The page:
Three-way disclaimer: The characters to J. K. Rowling, the verses to William Shakespeare, and the lyrics to Within Temptation. Enjoy.

In this world you tried,
Not leaving me alone
There's no other way,
I pray to the gods let him stay
The memories ease the pain inside,
And now I know why.

I don't want to think of you anymore, except to curse your name. I want to hate you for what you've done to me, for trapping me in this hell. You know that this is worse than death to me. I despise Death, hate the thought of dying--but imprisonment is the only thing I really fear. This is what you want for me? To live out the rest of my miserable life, afraid?

And yet, every time I try to hate you, I can't. Why not? Because I know you don't hate me. If you hated me, you would have stepped out of that school, the school you have always loved, and struck me down before my name was so much as a whisper in England. You would have killed me, because you would think that I have no chance of repenting, that I don't deserve a second chance.

I know you, Albus.

And you know me.

You know that being trapped here, like a rat, like a filthy beast, has made me wise. I have felt the pain of isolation. I have listened, for years and years, to stupid, ignorant guards calling me a monster, a pathetic excuse for a human being. In the past few years (decades, really), their insults have dulled. I am not to be feared or hated anymore. I am just an old man, a pitiful old man stuck in this room, useless. I used to think of Muggles this way, and now I am heartily sorry for it. I don't like feeling as if I have no purpose. It hurts my feelings.

Such a childish thing to say, isn't it? It hurts my feeling. That is what your sister said, the first time she interrupted us in the study and you asked her to leave. Your words were polite, but there was impatience behind them, and, somehow, that little girl with the wide eyes saw that.

"You shouldn't throw me out so quickly, Albus," she said in that light, airy voice of hers. "It hurts my feelings."

And then she drifted away, when anyone else would have stormed out to make their point. She never asked for an apology, and she never got one, but I saw that small sparkle in your eye, that pride in your sister who, for all her innocence and inexperience, was still wiser than we were.

Would it surprise you, that I keep these memories? That is one thing I do not know. But I will be honest with you, Albus. I remember every last moment of that summer. Sometimes, I even fancy I remember my own sighs and content smiles on those night when, inexplicably, you brushed through my dreams. I know very well that I can't--in fact, I don't remember dreaming of you once. But I like imagining that I did.

Why? You may ask. (Or maybe you would not--maybe you would just look at me with those eyes that seemed to know everything, even though I knew you were blind.) It is very simple, Albus.

You are not this tower. You are not hard stone and tattered blankets, and food that is always too cold and too dry and too much like garbage. If this room were you, it would be open and light, filled with the most intriguing objects, many of which have no purpose and many of which have purpose only to you. The blankets would be soft and light in odd colors that look very much green one moment--and very white the next. The food--I confess, the food would still not be to my tastes. Fizzing Whizbees, Cockroach Clusters, Bertie Bott's Every Flavor Beans and hot chocolate. Things that older wizards like you and I would normally overlook, the sort of thing that children would eat. You would always remind me to think like a child, and the room would reflect it.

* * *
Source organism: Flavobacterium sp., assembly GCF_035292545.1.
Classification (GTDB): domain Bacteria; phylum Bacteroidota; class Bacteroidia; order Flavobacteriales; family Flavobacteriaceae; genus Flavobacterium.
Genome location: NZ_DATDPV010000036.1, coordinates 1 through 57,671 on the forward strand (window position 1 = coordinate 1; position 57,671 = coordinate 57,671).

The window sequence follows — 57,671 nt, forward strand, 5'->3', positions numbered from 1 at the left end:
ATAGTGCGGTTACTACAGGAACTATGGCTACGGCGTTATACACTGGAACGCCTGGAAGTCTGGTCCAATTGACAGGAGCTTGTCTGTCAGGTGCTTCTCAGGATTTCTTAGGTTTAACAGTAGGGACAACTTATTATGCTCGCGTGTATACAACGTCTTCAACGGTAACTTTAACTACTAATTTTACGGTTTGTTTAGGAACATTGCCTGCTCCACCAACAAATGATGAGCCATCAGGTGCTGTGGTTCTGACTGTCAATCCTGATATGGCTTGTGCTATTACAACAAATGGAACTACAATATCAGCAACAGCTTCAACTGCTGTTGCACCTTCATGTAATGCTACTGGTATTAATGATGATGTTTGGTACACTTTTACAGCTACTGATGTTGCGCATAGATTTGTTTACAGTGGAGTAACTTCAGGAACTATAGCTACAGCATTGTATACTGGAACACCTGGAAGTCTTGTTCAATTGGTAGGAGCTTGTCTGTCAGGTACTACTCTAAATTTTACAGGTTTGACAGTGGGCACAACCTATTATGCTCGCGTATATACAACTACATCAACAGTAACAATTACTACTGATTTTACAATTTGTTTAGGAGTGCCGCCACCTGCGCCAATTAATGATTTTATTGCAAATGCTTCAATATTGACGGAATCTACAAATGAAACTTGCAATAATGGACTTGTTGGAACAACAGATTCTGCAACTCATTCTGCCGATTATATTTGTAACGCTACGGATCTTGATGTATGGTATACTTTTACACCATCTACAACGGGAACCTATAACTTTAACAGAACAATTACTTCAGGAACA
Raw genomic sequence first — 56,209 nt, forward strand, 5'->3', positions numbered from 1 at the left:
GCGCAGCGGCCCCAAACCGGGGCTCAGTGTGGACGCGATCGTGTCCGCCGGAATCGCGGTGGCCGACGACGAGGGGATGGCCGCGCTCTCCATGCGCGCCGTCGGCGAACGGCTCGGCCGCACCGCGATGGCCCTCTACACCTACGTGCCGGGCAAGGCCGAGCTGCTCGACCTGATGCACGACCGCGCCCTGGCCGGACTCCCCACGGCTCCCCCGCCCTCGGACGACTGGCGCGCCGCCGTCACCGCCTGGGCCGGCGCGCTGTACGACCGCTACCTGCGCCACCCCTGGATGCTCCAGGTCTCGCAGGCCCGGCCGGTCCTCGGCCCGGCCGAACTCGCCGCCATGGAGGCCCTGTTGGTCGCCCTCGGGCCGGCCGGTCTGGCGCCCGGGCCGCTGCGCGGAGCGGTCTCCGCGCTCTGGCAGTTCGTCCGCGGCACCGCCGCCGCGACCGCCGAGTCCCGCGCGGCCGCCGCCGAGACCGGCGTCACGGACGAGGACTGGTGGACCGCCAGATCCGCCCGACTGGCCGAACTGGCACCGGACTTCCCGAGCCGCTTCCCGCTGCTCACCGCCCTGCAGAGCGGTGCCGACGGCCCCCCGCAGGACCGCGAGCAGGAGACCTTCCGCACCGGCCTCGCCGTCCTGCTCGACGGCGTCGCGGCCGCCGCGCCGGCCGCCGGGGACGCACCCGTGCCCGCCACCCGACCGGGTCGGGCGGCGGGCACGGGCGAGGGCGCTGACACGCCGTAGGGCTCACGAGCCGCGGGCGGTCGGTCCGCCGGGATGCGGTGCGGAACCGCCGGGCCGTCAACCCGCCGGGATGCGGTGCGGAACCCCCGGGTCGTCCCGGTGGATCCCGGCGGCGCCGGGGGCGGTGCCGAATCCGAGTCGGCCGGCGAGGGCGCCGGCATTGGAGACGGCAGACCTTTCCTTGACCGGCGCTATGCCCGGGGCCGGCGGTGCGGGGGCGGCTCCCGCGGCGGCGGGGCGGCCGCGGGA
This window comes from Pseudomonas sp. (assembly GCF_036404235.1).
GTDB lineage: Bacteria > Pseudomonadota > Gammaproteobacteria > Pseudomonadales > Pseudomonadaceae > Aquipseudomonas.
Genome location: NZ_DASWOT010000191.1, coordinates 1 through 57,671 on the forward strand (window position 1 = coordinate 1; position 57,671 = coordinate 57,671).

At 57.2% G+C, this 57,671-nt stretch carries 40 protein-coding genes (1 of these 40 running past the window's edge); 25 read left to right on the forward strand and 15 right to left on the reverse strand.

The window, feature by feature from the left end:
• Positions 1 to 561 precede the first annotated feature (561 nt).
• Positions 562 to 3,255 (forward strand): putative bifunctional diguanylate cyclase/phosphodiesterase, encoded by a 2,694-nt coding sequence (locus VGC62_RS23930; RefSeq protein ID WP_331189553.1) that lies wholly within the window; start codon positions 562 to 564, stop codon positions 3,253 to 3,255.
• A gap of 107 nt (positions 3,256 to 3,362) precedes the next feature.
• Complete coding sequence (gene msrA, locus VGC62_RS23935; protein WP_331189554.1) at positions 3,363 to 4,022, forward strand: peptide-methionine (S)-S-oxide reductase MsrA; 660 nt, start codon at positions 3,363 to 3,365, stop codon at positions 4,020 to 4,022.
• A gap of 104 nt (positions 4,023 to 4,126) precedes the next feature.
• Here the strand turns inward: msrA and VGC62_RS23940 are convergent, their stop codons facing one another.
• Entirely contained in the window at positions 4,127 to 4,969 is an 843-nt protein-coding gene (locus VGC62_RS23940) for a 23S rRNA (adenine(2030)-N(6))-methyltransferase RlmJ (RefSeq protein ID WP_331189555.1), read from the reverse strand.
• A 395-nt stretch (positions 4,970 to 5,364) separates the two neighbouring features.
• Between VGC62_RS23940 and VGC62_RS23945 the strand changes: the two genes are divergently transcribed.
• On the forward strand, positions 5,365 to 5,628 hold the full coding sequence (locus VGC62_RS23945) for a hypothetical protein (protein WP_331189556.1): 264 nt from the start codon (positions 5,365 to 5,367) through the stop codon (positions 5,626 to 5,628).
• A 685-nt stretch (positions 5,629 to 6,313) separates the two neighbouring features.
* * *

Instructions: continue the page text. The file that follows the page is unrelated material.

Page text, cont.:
This is why I think of you, Albus. If you were to disappear, I would have no one to imagine a conversation with, to argue with, to laugh with and at, to observe with a careful eye and a wondering mind. You fascinate me. I have met many people--not recently, of course--but none of them is quite so distracting. I need a distraction from this place.

To be frank, I love distractions. Distractions have been the stuff of my life. As a child, I distracted myself from my odious father with thoughts of Durmstrang, imagined duels with dragons and wizards alike. Later, I distracted myself from the disappointment that Durmstrang turned out to be with thoughts of the Hallows. That summer, I distracted myself from my own isolation with you.

You are my distraction still.

All of my memories keep you near
In silent moments, imagine you'd be here
All of my memories keep you near,
In silent whispers, silent tears

But alas, like all my plans, its greatest strength has become its undoing. You, my distraction, are failing me. It is not the first time you have unknowingly failed me. All along, my search, my quest revolved around you, my partner, my equal, my companion. Without you, I failed. I obtained the Elder Wand--always, for me, the greatest temptation--but the other two eluded me. Sometimes I still wonder if you were ever tempted to retrieve the others. You are the Master of the Wand now, and you are a much cleverer man than I was. You would not have sought the Hallows. I think you, great man you have become, are the sort of person whom the Hallows would reveal themselves to.

I am safe, like this, if I imagine who you are now. I can picture you, with flowing robes and a long white beard (a new Merlin, perhaps--how I long to hear you chuckle at a joke like that), and those exact same eyes, leaning forward at your desk to offer a reprimanded child a lemon drop. You are a great teacher, Albus. That much I know, without having to guess or ask. Not a single student will ever understand you, but they all love you just the same.